Continued from part 2.
Mi right (south) flank is retreating. Very slowly through the forest southeast of their previous position. At least they are out of sight of the enemy.
The Soviets don't waste time pushing towards my rear, where everything left are tactical headquarters and fire support units. I order these units not to contest the enemy's advance, but to keep an eye on them. All I hope is to have enough time to reorganize my fighting units after their march through the woods ...
Aerial support shows up. First in the form of a two-ship flight of A-10s, but it has started raining and they pull out of our sector. Fortunately the storm clears half an hour later and two more A-10s are tasked with a CAS mission right where the main Soviet body is located. I receive reports of 5 Soviet main battle tanks killed.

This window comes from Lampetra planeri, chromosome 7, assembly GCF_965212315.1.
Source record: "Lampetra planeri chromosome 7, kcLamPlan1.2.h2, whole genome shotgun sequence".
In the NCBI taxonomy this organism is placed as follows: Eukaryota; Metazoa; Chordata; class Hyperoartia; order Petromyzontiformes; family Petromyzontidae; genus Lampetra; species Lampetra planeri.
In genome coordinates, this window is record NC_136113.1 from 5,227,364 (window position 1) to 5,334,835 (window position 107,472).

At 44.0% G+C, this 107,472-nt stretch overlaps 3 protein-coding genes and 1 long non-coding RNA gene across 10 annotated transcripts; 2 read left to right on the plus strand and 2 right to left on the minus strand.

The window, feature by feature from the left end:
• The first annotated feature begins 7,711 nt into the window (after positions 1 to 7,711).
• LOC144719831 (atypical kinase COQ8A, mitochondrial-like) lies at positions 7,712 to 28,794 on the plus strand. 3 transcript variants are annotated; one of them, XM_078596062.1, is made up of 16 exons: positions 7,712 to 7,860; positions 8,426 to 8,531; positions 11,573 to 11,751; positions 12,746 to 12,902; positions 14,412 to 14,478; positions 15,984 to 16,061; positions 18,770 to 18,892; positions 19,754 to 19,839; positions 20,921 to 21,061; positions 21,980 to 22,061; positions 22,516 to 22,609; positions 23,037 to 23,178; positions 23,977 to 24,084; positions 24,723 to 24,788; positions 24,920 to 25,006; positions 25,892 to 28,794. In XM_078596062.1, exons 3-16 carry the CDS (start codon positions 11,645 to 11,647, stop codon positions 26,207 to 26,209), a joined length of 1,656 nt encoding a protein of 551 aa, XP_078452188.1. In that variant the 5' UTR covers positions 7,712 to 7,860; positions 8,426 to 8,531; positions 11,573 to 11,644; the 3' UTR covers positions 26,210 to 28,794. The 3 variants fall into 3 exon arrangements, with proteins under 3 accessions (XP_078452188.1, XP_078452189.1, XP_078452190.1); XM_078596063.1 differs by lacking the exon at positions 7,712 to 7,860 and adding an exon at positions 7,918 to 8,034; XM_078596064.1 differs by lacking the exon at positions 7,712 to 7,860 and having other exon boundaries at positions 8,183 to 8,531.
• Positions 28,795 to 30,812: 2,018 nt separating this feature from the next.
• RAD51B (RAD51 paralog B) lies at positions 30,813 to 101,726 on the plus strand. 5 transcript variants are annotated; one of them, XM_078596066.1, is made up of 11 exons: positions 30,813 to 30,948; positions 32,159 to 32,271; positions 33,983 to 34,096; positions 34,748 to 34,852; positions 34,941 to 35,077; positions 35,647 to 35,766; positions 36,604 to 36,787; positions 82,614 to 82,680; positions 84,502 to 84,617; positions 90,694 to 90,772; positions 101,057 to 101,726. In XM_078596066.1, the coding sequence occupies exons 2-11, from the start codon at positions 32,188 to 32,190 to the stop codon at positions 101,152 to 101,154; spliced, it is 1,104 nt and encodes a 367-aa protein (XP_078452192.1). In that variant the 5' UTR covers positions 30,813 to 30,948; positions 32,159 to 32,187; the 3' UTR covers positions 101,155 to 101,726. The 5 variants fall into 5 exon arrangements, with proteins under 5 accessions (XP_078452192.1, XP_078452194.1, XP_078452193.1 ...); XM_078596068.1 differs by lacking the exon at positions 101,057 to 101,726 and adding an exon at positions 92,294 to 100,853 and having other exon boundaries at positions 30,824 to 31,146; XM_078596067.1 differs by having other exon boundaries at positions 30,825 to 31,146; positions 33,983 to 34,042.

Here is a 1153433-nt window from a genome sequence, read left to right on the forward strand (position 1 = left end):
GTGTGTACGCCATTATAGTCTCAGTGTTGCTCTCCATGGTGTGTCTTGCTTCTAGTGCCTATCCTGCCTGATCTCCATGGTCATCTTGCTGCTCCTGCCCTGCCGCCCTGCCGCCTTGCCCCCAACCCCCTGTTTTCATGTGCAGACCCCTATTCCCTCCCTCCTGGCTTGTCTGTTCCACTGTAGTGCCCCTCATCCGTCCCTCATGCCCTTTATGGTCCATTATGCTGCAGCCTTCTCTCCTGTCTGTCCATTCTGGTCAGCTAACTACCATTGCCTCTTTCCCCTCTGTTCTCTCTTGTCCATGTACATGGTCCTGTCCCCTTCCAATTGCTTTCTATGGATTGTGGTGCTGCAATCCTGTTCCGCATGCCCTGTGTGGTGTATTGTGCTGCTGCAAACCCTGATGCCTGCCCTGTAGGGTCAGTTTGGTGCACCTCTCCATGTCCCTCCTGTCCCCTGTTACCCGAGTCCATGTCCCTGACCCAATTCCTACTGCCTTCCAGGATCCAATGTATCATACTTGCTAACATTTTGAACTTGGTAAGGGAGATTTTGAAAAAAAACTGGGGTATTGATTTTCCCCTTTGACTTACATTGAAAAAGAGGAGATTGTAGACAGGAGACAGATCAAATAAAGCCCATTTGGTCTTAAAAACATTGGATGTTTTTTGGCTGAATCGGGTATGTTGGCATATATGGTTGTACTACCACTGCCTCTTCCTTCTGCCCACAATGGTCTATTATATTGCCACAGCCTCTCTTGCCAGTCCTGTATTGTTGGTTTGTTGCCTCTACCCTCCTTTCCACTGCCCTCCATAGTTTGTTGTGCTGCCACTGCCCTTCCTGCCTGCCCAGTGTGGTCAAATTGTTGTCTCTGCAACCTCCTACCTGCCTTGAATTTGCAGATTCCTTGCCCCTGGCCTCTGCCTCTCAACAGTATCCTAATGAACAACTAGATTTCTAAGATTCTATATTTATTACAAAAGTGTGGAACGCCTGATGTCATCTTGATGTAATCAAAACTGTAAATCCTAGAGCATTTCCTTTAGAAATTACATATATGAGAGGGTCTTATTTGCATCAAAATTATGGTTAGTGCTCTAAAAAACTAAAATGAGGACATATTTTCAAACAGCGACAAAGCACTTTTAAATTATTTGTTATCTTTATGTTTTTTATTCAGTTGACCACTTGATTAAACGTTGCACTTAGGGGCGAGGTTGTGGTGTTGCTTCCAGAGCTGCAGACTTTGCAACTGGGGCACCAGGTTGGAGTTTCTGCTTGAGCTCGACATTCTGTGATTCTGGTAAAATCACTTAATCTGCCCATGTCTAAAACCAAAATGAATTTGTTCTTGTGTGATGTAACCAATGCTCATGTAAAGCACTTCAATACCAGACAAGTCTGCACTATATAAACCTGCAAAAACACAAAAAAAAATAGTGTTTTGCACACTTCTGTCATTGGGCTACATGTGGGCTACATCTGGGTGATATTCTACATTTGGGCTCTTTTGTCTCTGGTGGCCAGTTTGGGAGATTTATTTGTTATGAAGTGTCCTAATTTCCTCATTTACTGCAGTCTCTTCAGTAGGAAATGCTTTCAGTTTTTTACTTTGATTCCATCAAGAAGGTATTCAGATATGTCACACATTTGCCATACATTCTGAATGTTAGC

My maneuver units have not cleared the woods yet.
Two hunter-killer teams of Kiowa-Apache helicopters make their arrival and
Encouraged by the performance of the attack helicopters, I decided to send one flight towards the enemy's rear. During all the debacle on the north, my extreme south flank was screened by three two-M3 Bradley teams. Eventually they pushed through the river and towards the enemy's rear and detected enemy activity. Great opportunity to deprive the enemy of their command and fire support.
|A hunter-killer helicopter team taking care of a SAM unit. This team later destroyed a self-propelled artillery battery and two HQ units. Note my units moving through the woods.|
Suddenly, the game stops because I achieved victory (!?)
|Whaat? Move aside officer, I have units behind your window ...|
|Sectors control and number of individual vehicles left.|
Take home lesson from this battle is to keep a mean and lean OODA cycle. I screwed mine by not understanding the time needed to reinforce the front line. When I realized my mistake it was too late and after that I had virtually no command over anything other than a sluggish retreat through no-tank country and directing air support units towards hot spots.